SO much has happened between the US and Pakistan in recent months that it is time for a review of their relationship. It would require the two countries to step back and make a dispassionate and objective assessment of their equation.
A couple of days ago, a Pakistani analyst from a western think tank — Washington hosts a number of them of all hues — summed up in this paper the pros and cons of the strategic alliance the two countries have forged.
Moeed Yusuf wrote that the bond between the two countries “is driven by Pakistan’s utility [for the US] in fighting terrorism”. He added, “If it is about the bare minimum, terrorism and insurgency-led violence in Afghanistan and Pakistan may be enough to keep bilateral ties going.” Ironically, according to him, this predicates “the longevity of the interest on terrorism” on the failure of their current efforts to improve relations.
Yusuf goes on to give the long list of “primary interests” to be negotiated. They are actually irrelevant when there is no convergence on a basic framework within which the two states want to deal with one another. This also implies that the two sides find it in their interest to keep the pot boiling. This is exactly what many in Pakistan suspect is being done by their spy agencies.
Some sections of society — the elite and the civil and military bureaucracy — want healthy relations with the US in their own class interest. The vast majority, with the exception of the vocal religious extremists, does not have a say in the matter and probably does not care. It is so busy trying to earn its daily bread that it has no time to join demos or stand up to make its voice heard which in any case will be ignored. Even the religious lobbies use their anti-American stance selectively when they feel the need to embarrass the government. Many of them have received bounties from the US when they found it convenient.
One may well ask then what interest does Washington have in sustaining this relationship that is at best half-hearted? Of course, a lot of ruckus is raised about the danger of terrorism being imported to the American continent from our part of the world. But the main concern of the US is not terrorism. It is oil. With access to Central Asian oil through Afghanistan and the most natural route to Afghanistan through Pakistan, the US would want to retain control over this region.
What is Pakistan’s interest in the US? This question was answered 60 years ago when it entered Seato and the Baghdad Pact in the heyday of non-alignment. Pakistan wanted military aid to defend itself against what it perceived as an Indian threat to its existence. An offshoot of this military relationship was the strengthening of the army and allowing it a free hand in politics. Democracy could never flourish in Pakistan, and Washington has always had a comfortable equation with every military government in Islamabad, the divergence in aims notwithstanding. US arms supply to Islamabad has kept the army happy.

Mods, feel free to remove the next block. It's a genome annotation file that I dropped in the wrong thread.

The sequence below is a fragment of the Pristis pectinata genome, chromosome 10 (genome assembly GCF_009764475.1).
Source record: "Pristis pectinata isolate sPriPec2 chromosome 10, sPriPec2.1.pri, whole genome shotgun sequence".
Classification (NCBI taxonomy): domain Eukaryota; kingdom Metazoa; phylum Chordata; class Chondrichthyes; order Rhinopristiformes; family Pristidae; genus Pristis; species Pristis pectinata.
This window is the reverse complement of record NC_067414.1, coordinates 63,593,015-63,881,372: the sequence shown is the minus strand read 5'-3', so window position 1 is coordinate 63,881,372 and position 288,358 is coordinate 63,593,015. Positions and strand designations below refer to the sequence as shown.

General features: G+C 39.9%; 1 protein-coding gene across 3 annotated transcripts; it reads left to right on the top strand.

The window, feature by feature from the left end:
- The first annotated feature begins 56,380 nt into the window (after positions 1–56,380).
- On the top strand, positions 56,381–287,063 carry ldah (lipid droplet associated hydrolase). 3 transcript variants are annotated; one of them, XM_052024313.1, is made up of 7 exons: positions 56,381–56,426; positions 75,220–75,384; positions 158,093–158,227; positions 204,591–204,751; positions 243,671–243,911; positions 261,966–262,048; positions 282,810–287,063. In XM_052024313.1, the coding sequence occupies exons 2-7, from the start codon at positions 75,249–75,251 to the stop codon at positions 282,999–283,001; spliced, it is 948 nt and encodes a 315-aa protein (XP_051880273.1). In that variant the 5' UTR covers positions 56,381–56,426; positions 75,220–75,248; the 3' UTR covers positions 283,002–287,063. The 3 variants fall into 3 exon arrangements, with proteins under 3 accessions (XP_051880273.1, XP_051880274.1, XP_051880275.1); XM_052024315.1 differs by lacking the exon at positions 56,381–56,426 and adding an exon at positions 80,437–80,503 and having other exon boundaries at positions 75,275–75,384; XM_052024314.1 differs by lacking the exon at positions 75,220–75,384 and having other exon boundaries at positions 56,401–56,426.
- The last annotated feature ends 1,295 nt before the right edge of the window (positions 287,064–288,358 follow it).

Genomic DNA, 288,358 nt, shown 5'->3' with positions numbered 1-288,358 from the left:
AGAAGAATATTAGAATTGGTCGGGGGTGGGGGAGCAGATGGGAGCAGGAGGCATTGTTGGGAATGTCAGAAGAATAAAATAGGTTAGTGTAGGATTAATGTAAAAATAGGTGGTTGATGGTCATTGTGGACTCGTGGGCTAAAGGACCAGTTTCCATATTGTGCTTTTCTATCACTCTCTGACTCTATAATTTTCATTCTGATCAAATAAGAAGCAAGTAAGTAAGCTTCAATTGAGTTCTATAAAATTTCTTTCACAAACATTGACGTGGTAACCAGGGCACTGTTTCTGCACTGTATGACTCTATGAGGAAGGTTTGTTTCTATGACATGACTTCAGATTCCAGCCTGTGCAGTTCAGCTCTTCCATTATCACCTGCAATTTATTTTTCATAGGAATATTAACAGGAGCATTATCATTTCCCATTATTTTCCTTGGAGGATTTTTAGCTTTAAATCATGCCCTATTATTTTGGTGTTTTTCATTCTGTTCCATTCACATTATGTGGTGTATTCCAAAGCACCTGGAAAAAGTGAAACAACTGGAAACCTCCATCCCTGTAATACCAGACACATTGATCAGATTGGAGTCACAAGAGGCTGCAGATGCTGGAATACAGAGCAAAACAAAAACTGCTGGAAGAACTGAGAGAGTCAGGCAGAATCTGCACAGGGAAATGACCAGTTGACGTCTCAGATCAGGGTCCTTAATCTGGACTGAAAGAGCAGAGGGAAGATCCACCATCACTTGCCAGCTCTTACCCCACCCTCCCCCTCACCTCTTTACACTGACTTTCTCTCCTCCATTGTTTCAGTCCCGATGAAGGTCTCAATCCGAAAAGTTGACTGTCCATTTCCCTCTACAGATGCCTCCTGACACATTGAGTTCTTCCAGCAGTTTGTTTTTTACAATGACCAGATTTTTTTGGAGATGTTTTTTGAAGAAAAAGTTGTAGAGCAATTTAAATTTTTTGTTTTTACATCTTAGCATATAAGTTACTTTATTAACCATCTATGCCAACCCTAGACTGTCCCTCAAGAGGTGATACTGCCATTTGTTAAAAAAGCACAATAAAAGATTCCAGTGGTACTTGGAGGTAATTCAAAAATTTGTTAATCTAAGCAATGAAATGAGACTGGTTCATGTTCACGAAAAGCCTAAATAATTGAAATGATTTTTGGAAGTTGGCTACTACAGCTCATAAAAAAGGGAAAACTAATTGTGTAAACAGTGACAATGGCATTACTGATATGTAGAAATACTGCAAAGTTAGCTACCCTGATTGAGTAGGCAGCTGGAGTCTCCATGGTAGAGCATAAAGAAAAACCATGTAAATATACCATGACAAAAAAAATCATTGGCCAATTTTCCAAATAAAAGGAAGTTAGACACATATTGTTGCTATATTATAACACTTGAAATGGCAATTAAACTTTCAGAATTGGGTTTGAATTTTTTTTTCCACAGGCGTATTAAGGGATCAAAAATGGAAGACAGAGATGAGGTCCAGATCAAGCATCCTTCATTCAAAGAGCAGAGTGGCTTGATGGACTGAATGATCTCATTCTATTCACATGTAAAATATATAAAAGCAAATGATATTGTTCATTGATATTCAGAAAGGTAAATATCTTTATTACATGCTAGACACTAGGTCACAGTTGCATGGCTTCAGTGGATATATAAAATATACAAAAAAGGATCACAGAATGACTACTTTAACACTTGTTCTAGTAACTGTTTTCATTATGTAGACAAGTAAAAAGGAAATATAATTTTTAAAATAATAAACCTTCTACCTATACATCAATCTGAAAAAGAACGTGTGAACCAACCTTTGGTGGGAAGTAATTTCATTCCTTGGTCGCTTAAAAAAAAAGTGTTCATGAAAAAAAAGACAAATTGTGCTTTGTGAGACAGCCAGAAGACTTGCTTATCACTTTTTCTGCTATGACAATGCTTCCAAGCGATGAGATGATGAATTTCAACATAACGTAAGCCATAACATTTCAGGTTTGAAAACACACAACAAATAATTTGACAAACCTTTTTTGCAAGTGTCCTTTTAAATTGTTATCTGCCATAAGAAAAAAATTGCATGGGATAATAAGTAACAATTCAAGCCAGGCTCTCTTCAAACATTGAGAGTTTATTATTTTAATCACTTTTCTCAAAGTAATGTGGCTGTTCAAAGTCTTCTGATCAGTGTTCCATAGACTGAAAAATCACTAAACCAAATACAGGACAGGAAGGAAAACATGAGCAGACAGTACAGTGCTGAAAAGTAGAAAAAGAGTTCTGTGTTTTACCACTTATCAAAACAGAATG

The policies Pakistan was forced to follow, mostly under IMF diktat, have proved to be detrimental to the vast majority. The country has lived with this contradiction because the elites have prospered and helped to mediate American interest in the country.
The souring of ties between the two militaries that resulted in harsh exchanges between the CIA and the ISI also indicated total lack of trust between them. As a result they have been playing a three-cornered game with their common enemy. It is Pakistan that suffered most.
The Raymond Davis episode provided the intelligence the opportunity to put its bigger partner in a tight spot. But we cannot be certain that the worst is over. Take the example of the drones. Since 2004 the US has dispatched drones from bases in the neighbourhood to attack militants from the air to avoid the need for ground operations. This has resulted in a heavy loss of civilian life (see table below).
Year Number of attacks Casualties 2004-09 96 1114 2010 134 929 2011 18 127
The Raymond Davis drama interrupted the pattern of events for four weeks but thereafter the drones were back. However, it appears that the deal paving the way for Mr Davis’s flight from Pakistan also addressed the drone issue. There has been no attack since March 17 — 19 drone-free days in a row. But can we assume that the drones will not return? With the Shamsi air base in Balochistan in place, how can one be certain?
Another point of contention is the presence of the CIA undercover agents in large numbers in Pakistan. What is the nature of their responsibilities? It did emerge that Mr Davis was hobnobbing with the militants. Whether all agents have been asked to leave the country is the big question. One cannot feel comfortable about the ISI’s relationship with the Taliban.
It appears that intelligence agencies from both sides are setting the agenda of US-Pakistan relations. Since spy agencies are not accountable to a democratic government their operation lacks transparency. How can it be ensured that the people of Pakistan also stand to gain from this enigmatic state of inter-state relations? The Pakistani intelligence’s first priority is to procure military aid to make the army strong. It is another matter that the country becomes weak in the process.